• says

      Clark

      “There are many boards/committees etc. in SBC life with no calvinistic baptists.” Name those entity trustee boards that have not calvinistic baptists.

      Not trying to be confrontational. But for the life of me I cannot think of any trustee boards that do not have calvinistic baptists sitting on them. I honestly believe that Rick has some valid insight here. Adrian Rogers said; “If Southern Baptists said pigs fly then professors should teach pigs fly” (or something to that effect in the Peace Committee) Southern Baptists, on a majority, would line up more in the Mullins, Hobbs, Rogers theological perspective which is diametrically opposite of the Calvinism seen in the convention today. To begin taking entities and moving them theologically in a direction away from where the people in the pew are is akin to the way things were prior to 1979 minus the inerrancy of the scripture.

  16. Adam Blosser says

    Thanks for bringing this up, Rick. I consider myself a Calvinist when it comes to soteriology. However, I agree that we should be hiring Southern Baptists for high level positions within the SBC. I am not sure how high level the three positions referenced that were given to non-Southern Baptists are though. It seems that the two Southern Baptists you listed are much higher up the chain of command at the ERLC just from looking over their website. We would probably need more explanation concerning the specific responsibilities of these three individuals. Either way, I expect you are right that Dr. Moore could have found three duly qualified Southern Baptists to fill those positions whether Calvinists or not.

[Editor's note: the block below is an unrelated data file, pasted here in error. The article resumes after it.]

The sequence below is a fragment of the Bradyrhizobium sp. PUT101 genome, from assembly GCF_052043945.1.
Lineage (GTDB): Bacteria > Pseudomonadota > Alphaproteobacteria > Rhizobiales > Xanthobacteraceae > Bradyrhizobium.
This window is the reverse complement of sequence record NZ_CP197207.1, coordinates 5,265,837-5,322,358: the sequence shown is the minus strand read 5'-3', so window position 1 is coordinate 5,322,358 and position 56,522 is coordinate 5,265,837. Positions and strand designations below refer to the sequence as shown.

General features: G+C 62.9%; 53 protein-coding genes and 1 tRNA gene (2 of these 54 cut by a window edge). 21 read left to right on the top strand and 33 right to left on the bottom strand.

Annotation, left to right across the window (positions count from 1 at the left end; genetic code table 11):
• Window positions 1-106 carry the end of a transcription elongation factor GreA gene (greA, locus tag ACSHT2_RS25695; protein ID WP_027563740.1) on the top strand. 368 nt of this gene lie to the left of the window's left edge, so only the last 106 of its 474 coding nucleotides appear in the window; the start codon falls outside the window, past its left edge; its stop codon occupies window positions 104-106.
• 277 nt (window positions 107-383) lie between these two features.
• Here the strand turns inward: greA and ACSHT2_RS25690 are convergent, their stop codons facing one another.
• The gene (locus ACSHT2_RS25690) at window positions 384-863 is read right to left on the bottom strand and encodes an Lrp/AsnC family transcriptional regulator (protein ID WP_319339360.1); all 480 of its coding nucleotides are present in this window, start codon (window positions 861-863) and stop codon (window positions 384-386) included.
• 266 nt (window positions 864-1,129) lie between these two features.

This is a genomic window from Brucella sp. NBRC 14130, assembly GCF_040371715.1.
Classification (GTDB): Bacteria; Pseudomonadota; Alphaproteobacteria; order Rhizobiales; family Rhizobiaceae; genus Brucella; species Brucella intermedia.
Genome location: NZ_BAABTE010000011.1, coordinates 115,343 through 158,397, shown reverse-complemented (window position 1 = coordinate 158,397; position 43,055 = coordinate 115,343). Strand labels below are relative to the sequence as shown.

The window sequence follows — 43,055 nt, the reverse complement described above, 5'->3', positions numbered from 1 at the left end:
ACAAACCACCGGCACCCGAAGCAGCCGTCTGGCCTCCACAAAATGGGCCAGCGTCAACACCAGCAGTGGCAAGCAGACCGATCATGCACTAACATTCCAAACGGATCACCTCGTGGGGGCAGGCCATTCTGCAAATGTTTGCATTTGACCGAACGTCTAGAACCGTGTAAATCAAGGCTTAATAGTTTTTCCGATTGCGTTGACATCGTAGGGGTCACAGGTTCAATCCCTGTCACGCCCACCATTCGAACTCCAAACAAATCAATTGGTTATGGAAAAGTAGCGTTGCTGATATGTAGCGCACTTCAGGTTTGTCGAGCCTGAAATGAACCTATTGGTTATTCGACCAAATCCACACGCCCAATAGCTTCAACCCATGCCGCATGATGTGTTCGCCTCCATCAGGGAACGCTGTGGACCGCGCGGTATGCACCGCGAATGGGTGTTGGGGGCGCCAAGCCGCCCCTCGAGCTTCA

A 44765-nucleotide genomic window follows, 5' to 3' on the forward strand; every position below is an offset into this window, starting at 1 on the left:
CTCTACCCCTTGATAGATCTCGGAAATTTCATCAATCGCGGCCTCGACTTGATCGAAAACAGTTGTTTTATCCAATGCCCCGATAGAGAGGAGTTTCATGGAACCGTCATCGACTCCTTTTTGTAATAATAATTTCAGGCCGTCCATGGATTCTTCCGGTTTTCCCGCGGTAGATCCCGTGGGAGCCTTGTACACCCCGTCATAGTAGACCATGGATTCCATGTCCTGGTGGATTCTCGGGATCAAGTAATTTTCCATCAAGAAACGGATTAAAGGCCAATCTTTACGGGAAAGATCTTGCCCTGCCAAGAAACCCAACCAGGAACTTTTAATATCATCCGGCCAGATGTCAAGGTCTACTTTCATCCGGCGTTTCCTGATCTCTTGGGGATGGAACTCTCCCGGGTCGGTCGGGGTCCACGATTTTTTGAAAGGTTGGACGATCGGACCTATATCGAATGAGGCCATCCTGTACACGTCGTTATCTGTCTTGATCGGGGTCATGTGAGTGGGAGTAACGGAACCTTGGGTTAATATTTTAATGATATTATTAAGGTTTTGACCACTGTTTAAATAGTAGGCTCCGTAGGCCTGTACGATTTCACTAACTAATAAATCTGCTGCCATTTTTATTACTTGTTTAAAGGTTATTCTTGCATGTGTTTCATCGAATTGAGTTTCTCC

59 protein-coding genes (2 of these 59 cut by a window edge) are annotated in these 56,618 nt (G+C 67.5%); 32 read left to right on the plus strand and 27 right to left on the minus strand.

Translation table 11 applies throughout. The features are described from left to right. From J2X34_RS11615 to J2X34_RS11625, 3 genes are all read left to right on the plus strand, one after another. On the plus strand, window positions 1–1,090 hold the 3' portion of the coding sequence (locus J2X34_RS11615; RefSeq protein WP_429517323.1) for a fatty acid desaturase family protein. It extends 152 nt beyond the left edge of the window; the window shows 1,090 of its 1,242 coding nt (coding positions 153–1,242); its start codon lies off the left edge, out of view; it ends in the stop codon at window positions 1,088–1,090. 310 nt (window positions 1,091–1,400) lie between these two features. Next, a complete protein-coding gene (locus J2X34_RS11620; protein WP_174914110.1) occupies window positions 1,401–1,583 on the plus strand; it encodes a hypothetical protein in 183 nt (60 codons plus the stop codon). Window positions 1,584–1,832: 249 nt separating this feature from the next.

This reminds me of something I recently read. I purchased a book entitled, “Exiled: Voices of the Southern Baptist Convention Holy War” because I discovered that the author of one of the chapters was previously the pastor of the church where I serve now. He tells of attending the 1990 convention in New Orleans where a non-Southern Baptist was elected as chair of the Nominating Committee. He claims that someone stood up to question the nomination and was basically shut down by the president and booed by the messengers as he walked away from the microphone. I hope that did not happen.